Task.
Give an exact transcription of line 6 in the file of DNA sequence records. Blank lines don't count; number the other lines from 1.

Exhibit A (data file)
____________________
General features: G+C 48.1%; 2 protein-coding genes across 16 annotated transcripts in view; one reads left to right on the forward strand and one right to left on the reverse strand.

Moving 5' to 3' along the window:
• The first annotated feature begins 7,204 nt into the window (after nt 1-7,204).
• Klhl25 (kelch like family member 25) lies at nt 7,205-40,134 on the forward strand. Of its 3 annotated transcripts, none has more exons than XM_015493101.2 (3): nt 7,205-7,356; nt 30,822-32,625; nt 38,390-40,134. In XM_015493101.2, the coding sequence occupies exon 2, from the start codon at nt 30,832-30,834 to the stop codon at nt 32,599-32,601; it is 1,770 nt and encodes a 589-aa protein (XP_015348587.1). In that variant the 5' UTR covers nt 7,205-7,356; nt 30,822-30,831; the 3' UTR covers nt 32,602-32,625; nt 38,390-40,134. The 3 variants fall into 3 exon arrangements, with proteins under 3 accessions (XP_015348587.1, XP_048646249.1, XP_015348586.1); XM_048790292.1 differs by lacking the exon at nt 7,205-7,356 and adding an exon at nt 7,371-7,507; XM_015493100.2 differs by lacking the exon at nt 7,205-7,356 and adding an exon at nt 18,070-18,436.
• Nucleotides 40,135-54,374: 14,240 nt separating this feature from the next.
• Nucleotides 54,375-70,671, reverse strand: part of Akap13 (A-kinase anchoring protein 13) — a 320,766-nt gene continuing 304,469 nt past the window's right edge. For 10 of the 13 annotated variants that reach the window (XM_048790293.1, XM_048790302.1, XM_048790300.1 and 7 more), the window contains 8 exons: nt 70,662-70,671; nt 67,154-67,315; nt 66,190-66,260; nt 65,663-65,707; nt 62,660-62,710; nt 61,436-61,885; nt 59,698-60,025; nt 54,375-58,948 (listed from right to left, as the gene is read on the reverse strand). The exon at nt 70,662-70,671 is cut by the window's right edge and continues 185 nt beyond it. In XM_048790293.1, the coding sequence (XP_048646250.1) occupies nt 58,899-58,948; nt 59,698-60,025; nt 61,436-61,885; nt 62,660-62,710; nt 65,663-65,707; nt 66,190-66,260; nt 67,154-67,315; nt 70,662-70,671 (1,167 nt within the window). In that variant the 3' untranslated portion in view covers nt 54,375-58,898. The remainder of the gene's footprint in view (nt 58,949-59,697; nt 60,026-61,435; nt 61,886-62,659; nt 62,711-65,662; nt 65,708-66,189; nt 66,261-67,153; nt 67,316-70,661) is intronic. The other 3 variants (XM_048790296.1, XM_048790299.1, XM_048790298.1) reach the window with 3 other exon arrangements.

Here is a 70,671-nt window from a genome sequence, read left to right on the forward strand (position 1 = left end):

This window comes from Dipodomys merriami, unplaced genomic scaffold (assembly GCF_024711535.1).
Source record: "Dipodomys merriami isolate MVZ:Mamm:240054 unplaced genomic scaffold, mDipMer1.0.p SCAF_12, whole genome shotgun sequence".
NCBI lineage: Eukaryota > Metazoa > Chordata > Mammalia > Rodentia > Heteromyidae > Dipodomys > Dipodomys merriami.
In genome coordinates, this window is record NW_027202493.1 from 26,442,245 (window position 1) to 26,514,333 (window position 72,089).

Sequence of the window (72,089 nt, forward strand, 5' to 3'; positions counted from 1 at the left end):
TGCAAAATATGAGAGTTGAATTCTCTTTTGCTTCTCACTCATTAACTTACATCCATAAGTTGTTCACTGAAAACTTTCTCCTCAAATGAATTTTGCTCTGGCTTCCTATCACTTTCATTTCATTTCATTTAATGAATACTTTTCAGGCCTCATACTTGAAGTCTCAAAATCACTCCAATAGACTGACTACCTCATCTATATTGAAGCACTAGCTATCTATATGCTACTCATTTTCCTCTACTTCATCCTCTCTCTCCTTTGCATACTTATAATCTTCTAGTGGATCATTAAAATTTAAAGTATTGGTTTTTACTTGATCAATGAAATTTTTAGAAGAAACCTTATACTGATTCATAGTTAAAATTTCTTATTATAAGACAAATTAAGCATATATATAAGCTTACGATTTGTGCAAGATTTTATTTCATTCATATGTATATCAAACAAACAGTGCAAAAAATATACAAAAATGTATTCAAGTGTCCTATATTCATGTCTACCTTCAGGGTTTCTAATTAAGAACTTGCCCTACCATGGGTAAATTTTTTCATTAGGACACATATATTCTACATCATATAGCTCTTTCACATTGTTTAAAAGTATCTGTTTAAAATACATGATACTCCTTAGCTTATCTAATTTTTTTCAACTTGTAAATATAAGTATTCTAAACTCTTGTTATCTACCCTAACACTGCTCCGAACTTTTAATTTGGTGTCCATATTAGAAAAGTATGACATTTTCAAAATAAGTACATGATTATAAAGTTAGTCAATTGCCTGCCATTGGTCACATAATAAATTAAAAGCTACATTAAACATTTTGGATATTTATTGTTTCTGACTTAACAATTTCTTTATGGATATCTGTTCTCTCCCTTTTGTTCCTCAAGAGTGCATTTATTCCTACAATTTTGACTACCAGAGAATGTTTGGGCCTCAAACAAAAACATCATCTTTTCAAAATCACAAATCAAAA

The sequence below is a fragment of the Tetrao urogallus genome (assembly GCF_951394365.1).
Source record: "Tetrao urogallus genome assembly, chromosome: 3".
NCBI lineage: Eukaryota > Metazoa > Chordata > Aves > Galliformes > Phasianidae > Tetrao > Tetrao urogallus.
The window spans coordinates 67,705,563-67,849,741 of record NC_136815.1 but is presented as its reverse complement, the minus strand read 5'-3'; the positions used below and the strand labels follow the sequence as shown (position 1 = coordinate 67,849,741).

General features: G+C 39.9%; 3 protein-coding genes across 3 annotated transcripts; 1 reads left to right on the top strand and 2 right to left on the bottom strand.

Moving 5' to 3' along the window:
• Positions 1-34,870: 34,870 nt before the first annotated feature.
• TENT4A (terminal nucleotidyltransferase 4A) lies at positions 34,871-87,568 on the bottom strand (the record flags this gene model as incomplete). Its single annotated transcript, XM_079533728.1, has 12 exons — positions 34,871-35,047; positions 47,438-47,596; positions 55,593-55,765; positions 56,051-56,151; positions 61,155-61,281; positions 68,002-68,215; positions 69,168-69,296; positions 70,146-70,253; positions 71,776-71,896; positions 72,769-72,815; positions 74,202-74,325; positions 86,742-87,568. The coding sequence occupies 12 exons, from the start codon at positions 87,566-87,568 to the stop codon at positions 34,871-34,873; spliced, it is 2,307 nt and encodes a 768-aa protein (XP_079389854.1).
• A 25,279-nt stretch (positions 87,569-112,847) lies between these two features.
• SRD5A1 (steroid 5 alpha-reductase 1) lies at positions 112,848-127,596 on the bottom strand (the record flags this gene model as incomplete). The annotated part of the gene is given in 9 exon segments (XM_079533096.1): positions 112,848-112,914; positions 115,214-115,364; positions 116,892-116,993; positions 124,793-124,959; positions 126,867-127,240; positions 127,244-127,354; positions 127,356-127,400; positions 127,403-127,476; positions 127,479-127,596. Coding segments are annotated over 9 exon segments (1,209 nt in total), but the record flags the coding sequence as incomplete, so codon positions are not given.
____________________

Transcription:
• Nucleotides 54,375-70,671, reverse strand: part of Akap13 (A-kinase anchoring protein 13) — a 320,766-nt gene continuing 304,469 nt past the window's right edge. For 10 of the 13 annotated variants that reach the window (XM_048790293.1, XM_048790302.1, XM_048790300.1 and 7 more), the window contains 8 exons: nt 70,662-70,671; nt 67,154-67,315; nt 66,190-66,260; nt 65,663-65,707; nt 62,660-62,710; nt 61,436-61,885; nt 59,698-60,025; nt 54,375-58,948 (listed from right to left, as the gene is read on the reverse strand). The exon at nt 70,662-70,671 is cut by the window's right edge and continues 185 nt beyond it. In XM_048790293.1, the coding sequence (XP_048646250.1) occupies nt 58,899-58,948; nt 59,698-60,025; nt 61,436-61,885; nt 62,660-62,710; nt 65,663-65,707; nt 66,190-66,260; nt 67,154-67,315; nt 70,662-70,671 (1,167 nt within the window). In that variant the 3' untranslated portion in view covers nt 54,375-58,898. The remainder of the gene's footprint in view (nt 58,949-59,697; nt 60,026-61,435; nt 61,886-62,659; nt 62,711-65,662; nt 65,708-66,189; nt 66,261-67,153; nt 67,316-70,661) is intronic. The other 3 variants (XM_048790296.1, XM_048790299.1, XM_048790298.1) reach the window with 3 other exon arrangements.